Dr Kostas Tzelepis, University of Cambridge and John Goldman Fellow 2020 

Acute myeloid leukaemia (AML) is an aggressive type of blood cancer. Despite scientific progress in understanding how this cancer develops, the mainstream therapies for AML have remained unchanged for decades. Dr Tzelepis's research has promising clinical potential to develop new therapeutic options, giving hope to patients with AML and other types of cancer.

What is this research looking at?

There is an urgent need for new more effective therapies for AML. Dr Tzelepis recently established a powerful genetic screening method for identifying weaknesses in AML cells which can be used as therapeutic targets. The screening method identified a new set of leukaemia-essential genes which appear to function by modifying the AML cells’ RNA.  Dr Tzelepis's initial studies with one such gene, METTL3, have shown that it is essential for AML cell survival, but not for normal blood formation making it a good treatment target. Dr Tzelepis proposes to extend his studies to the newly-developed METTL3 inhibitor in order to improve his understanding of how this protein helps sustain AML cells and thereby helping develop new treatments for AML.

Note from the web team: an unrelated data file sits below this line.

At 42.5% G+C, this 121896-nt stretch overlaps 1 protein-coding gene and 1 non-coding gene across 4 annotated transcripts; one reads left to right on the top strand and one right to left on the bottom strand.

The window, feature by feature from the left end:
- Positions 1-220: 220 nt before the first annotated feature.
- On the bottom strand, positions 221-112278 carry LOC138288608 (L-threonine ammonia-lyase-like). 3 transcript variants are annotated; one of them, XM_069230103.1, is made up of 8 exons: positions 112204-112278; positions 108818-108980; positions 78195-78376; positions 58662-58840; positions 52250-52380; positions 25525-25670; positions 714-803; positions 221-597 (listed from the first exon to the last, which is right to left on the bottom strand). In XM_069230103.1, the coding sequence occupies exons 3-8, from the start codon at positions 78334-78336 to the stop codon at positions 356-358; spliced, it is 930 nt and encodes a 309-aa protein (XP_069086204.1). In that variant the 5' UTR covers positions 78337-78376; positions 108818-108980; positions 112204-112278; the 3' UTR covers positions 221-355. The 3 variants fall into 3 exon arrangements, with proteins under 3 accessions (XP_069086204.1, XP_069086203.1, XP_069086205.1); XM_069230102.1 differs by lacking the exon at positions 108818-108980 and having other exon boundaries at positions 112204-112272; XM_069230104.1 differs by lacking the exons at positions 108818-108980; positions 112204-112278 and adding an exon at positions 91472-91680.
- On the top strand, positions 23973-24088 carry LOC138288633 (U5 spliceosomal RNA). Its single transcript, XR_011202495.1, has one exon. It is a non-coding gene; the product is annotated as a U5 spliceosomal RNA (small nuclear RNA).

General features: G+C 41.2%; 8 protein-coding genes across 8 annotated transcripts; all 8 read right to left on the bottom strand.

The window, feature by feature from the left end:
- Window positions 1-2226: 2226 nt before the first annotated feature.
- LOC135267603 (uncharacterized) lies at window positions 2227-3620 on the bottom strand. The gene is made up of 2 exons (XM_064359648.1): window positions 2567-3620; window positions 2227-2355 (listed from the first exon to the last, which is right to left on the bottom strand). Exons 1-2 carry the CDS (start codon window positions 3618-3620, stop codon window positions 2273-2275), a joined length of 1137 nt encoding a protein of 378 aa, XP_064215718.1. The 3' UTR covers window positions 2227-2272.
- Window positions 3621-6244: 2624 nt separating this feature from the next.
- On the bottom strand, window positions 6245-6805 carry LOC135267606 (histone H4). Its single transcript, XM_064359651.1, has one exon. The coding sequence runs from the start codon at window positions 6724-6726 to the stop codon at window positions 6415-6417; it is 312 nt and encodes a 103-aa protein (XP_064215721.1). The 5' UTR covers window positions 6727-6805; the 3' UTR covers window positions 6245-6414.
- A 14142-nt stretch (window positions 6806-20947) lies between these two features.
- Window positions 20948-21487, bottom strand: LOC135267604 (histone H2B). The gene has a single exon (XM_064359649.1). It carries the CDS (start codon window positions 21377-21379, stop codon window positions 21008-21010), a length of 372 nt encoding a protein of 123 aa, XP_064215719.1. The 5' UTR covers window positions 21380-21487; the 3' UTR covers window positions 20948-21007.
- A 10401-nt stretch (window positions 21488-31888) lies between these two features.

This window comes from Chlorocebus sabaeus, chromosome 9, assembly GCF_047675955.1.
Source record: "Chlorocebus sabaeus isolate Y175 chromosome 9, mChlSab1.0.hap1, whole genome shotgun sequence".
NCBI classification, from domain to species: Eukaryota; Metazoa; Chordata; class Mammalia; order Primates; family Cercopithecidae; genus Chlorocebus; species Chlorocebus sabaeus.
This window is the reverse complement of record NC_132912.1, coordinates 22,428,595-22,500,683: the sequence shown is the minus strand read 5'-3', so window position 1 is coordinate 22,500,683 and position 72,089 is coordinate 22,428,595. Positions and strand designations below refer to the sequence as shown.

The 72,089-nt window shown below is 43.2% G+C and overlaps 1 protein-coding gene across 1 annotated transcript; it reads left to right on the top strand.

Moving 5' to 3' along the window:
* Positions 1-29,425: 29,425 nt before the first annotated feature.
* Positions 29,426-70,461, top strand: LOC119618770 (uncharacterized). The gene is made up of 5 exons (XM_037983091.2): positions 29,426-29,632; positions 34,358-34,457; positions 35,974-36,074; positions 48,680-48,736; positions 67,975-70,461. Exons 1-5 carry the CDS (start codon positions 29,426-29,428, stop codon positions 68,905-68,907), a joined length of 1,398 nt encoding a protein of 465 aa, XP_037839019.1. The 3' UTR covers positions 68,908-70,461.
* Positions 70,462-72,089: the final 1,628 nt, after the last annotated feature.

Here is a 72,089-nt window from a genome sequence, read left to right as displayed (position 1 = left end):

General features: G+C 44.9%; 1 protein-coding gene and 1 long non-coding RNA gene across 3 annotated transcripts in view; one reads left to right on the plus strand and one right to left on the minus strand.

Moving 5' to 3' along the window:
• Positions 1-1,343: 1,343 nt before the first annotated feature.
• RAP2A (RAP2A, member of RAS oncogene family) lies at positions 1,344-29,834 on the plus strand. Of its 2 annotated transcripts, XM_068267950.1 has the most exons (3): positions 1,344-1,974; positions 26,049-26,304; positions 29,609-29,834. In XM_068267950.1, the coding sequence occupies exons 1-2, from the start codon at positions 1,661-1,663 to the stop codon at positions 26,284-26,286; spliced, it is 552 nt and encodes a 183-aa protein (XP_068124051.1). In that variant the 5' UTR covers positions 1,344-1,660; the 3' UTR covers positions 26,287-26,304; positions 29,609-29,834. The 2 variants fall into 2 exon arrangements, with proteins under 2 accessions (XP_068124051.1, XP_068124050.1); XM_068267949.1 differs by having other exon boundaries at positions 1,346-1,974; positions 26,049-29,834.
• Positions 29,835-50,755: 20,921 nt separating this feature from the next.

This project aims to provide strong proof of principle that a brand-new class of therapeutics, the RNA methyltransferase inhibitors, could block aggressive types of haematological malignancies including AML. 

Official project title

Exploring the pharmacological inhibition of the m6A writer METTL3 as a novel therapeutic option for myeloid leukaemogenesis

About Dr Tzelepis

Dr Tzelepis has been involved in haematology research since 2013 and is passionate about finding more effective therapies for aggressive forms of cancer such as AML.

Dr Tzelepis's career highlight to date has been the development of pioneer CRISPR technologies during his PhD, which transformed his thinking and the way he identifies and prioritises new therapeutic targets for AML. His ground-breaking work on this continues. 

Being awarded a John Goldman Fellowship is pivotal for Dr Tzelepis's future career plans and ambitions. He believes this funding will not only provide the best support and recognition inside and outside UK, but also paves the way for the completion of significant translational and clinical efforts that will potentially help many people with haematological malignancies.

We are able to fund vital research such as Dr Tzelepis's project only thanks to the generosity of our supporters. 

With blood cancer being the third biggest cancer killer in the UK, we strive to find better treatments and care to make a difference to those affected by leukaemia and other blood cancers.

Find out more about our other ground-breaking research and care projects

Read about our prestigious John Goldman Fellowships

Donate now to help us make a difference